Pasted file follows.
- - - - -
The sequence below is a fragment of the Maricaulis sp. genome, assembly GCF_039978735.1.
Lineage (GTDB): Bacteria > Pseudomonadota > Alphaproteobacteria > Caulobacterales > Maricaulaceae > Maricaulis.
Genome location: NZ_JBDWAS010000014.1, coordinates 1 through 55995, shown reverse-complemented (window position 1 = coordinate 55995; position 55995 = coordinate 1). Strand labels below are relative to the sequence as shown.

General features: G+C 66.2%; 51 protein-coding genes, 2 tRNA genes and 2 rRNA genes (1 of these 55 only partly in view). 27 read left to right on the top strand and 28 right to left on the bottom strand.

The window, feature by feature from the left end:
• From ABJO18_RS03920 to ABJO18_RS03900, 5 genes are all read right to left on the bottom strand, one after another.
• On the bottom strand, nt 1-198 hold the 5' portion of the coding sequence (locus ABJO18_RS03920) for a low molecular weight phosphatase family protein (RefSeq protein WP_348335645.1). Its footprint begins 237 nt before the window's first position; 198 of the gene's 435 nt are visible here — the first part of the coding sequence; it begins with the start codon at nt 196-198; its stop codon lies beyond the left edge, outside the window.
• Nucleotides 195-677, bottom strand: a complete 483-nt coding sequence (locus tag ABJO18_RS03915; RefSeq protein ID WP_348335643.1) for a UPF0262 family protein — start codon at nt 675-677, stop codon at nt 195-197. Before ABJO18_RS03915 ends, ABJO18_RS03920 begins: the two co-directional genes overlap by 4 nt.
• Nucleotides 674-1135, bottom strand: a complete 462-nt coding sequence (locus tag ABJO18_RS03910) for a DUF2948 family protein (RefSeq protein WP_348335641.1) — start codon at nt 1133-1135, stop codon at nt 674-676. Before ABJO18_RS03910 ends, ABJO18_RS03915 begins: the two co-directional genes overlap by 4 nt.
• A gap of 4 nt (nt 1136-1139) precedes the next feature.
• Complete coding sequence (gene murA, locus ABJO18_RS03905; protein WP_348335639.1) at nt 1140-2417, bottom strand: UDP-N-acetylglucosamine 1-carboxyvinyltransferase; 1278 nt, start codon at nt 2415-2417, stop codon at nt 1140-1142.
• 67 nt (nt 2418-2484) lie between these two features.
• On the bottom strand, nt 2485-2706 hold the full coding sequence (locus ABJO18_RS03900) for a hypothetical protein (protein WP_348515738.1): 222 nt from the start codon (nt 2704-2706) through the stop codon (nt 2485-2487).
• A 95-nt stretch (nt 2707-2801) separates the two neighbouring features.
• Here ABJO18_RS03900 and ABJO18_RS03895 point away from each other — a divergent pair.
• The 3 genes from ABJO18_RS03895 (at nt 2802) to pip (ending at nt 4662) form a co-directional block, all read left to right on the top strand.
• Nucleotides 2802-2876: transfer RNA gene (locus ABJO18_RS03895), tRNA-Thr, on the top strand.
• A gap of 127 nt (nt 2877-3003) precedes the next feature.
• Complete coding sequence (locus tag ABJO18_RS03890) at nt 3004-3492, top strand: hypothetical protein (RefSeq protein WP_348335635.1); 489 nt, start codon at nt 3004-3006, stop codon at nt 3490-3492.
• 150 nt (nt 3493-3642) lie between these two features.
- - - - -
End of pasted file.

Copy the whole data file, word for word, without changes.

The sequence below is a fragment of the Maricaulis sp. genome, assembly GCF_039978735.1.
Lineage (GTDB): Bacteria > Pseudomonadota > Alphaproteobacteria > Caulobacterales > Maricaulaceae > Maricaulis.
Genome location: NZ_JBDWAS010000014.1, coordinates 1 through 55995, shown reverse-complemented (window position 1 = coordinate 55995; position 55995 = coordinate 1). Strand labels below are relative to the sequence as shown.

General features: G+C 66.2%; 51 protein-coding genes, 2 tRNA genes and 2 rRNA genes (1 of these 55 only partly in view). 27 read left to right on the top strand and 28 right to left on the bottom strand.

The window, feature by feature from the left end:
• From ABJO18_RS03920 to ABJO18_RS03900, 5 genes are all read right to left on the bottom strand, one after another.
• On the bottom strand, nt 1-198 hold the 5' portion of the coding sequence (locus ABJO18_RS03920) for a low molecular weight phosphatase family protein (RefSeq protein WP_348335645.1). Its footprint begins 237 nt before the window's first position; 198 of the gene's 435 nt are visible here — the first part of the coding sequence; it begins with the start codon at nt 196-198; its stop codon lies beyond the left edge, outside the window.
• Nucleotides 195-677, bottom strand: a complete 483-nt coding sequence (locus tag ABJO18_RS03915; RefSeq protein ID WP_348335643.1) for a UPF0262 family protein — start codon at nt 675-677, stop codon at nt 195-197. Before ABJO18_RS03915 ends, ABJO18_RS03920 begins: the two co-directional genes overlap by 4 nt.
• Nucleotides 674-1135, bottom strand: a complete 462-nt coding sequence (locus tag ABJO18_RS03910) for a DUF2948 family protein (RefSeq protein WP_348335641.1) — start codon at nt 1133-1135, stop codon at nt 674-676. Before ABJO18_RS03910 ends, ABJO18_RS03915 begins: the two co-directional genes overlap by 4 nt.
• A gap of 4 nt (nt 1136-1139) precedes the next feature.
• Complete coding sequence (gene murA, locus ABJO18_RS03905; protein WP_348335639.1) at nt 1140-2417, bottom strand: UDP-N-acetylglucosamine 1-carboxyvinyltransferase; 1278 nt, start codon at nt 2415-2417, stop codon at nt 1140-1142.
• 67 nt (nt 2418-2484) lie between these two features.
• On the bottom strand, nt 2485-2706 hold the full coding sequence (locus ABJO18_RS03900) for a hypothetical protein (protein WP_348515738.1): 222 nt from the start codon (nt 2704-2706) through the stop codon (nt 2485-2487).
• A 95-nt stretch (nt 2707-2801) separates the two neighbouring features.
• Here ABJO18_RS03900 and ABJO18_RS03895 point away from each other — a divergent pair.
• The 3 genes from ABJO18_RS03895 (at nt 2802) to pip (ending at nt 4662) form a co-directional block, all read left to right on the top strand.
• Nucleotides 2802-2876: transfer RNA gene (locus ABJO18_RS03895), tRNA-Thr, on the top strand.
• A gap of 127 nt (nt 2877-3003) precedes the next feature.
• Complete coding sequence (locus tag ABJO18_RS03890) at nt 3004-3492, top strand: hypothetical protein (RefSeq protein WP_348335635.1); 489 nt, start codon at nt 3004-3006, stop codon at nt 3490-3492.
• 150 nt (nt 3493-3642) lie between these two features.